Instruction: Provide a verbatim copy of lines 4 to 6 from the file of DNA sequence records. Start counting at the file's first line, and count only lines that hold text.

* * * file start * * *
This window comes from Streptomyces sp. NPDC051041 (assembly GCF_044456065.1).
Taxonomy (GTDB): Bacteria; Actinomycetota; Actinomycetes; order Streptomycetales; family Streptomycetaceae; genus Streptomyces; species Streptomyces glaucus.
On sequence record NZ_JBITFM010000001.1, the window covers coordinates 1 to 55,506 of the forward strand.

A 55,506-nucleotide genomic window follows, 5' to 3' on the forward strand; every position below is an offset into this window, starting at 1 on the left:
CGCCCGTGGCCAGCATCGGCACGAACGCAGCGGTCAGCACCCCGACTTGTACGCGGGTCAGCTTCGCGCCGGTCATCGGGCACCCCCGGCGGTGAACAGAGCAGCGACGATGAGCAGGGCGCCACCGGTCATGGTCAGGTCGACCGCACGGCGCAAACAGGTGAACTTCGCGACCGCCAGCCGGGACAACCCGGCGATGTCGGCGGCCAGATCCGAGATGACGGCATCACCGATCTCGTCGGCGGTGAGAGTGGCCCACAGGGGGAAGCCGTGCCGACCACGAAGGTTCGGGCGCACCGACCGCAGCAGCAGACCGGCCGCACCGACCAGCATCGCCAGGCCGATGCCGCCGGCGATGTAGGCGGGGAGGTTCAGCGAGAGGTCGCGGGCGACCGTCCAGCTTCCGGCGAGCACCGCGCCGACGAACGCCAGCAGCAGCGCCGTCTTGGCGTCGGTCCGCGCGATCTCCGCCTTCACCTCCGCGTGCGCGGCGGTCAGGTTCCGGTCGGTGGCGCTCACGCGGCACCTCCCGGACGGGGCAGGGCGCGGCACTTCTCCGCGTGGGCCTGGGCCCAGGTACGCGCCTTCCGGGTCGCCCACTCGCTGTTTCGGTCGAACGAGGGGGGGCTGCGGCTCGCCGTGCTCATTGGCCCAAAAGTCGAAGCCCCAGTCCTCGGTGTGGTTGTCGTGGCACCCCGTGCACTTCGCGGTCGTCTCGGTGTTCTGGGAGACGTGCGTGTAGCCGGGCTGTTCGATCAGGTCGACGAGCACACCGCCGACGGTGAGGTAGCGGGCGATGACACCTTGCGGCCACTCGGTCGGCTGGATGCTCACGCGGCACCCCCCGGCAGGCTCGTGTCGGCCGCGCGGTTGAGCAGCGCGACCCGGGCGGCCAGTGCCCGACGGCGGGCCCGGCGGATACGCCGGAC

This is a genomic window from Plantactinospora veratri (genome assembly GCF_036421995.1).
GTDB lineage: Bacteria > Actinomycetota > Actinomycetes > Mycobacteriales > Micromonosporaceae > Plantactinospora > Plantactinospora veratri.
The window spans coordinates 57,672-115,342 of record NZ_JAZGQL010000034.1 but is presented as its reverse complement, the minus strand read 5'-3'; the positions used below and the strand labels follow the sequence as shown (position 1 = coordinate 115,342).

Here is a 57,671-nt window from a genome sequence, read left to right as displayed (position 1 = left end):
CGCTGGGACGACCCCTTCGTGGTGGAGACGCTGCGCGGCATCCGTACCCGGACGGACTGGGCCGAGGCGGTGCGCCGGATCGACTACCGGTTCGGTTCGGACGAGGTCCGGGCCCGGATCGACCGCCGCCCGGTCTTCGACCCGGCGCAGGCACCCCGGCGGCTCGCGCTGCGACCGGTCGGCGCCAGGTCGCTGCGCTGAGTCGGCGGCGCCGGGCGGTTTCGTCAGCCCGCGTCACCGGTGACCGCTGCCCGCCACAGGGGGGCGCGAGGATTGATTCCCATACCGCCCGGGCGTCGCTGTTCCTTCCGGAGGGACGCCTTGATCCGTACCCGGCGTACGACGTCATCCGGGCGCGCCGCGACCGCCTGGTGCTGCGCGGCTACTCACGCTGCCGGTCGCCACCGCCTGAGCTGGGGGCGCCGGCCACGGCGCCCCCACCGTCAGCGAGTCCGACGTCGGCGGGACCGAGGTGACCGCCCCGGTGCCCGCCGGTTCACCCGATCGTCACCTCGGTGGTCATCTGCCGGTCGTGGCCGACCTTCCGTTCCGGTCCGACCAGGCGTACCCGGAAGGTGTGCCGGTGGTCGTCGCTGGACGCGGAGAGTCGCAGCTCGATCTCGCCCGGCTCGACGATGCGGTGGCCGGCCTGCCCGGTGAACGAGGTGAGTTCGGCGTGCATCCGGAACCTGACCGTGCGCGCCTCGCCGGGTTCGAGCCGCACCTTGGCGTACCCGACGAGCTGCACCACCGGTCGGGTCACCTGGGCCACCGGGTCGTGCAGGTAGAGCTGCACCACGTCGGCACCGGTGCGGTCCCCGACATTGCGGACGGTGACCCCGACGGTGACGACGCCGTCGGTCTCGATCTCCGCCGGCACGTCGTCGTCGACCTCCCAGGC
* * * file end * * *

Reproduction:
A 55,506-nucleotide genomic window follows, 5' to 3' on the forward strand; every position below is an offset into this window, starting at 1 on the left:
CGCCCGTGGCCAGCATCGGCACGAACGCAGCGGTCAGCACCCCGACTTGTACGCGGGTCAGCTTCGCGCCGGTCATCGGGCACCCCCGGCGGTGAACAGAGCAGCGACGATGAGCAGGGCGCCACCGGTCATGGTCAGGTCGACCGCACGGCGCAAACAGGTGAACTTCGCGACCGCCAGCCGGGACAACCCGGCGATGTCGGCGGCCAGATCCGAGATGACGGCATCACCGATCTCGTCGGCGGTGAGAGTGGCCCACAGGGGGAAGCCGTGCCGACCACGAAGGTTCGGGCGCACCGACCGCAGCAGCAGACCGGCCGCACCGACCAGCATCGCCAGGCCGATGCCGCCGGCGATGTAGGCGGGGAGGTTCAGCGAGAGGTCGCGGGCGACCGTCCAGCTTCCGGCGAGCACCGCGCCGACGAACGCCAGCAGCAGCGCCGTCTTGGCGTCGGTCCGCGCGATCTCCGCCTTCACCTCCGCGTGCGCGGCGGTCAGGTTCCGGTCGGTGGCGCTCACGCGGCACCTCCCGGACGGGGCAGGGCGCGGCACTTCTCCGCGTGGGCCTGGGCCCAGGTACGCGCCTTCCGGGTCGCCCACTCGCTGTTTCGGTCGAACGAGGGGGGGCTGCGGCTCGCCGTGCTCATTGGCCCAAAAGTCGAAGCCCCAGTCCTCGGTGTGGTTGTCGTGGCACCCCGTGCACTTCGCGGTCGTCTCGGTGTTCTGGGAGACGTGCGTGTAGCCGGGCTGTTCGATCAGGTCGACGAGCACACCGCCGACGGTGAGGTAGCGGGCGATGACACCTTGCGGCCACTCGGTCGGCTGGATGCTCACGCGGCACCCCCCGGCAGGCTCGTGTCGGCCGCGCGGTTGAGCAGCGCGACCCGGGCGGCCAGTGCCCGACGGCGGGCCCGGCGGATACGCCGGAC

This is a genomic window from Plantactinospora veratri (genome assembly GCF_036421995.1).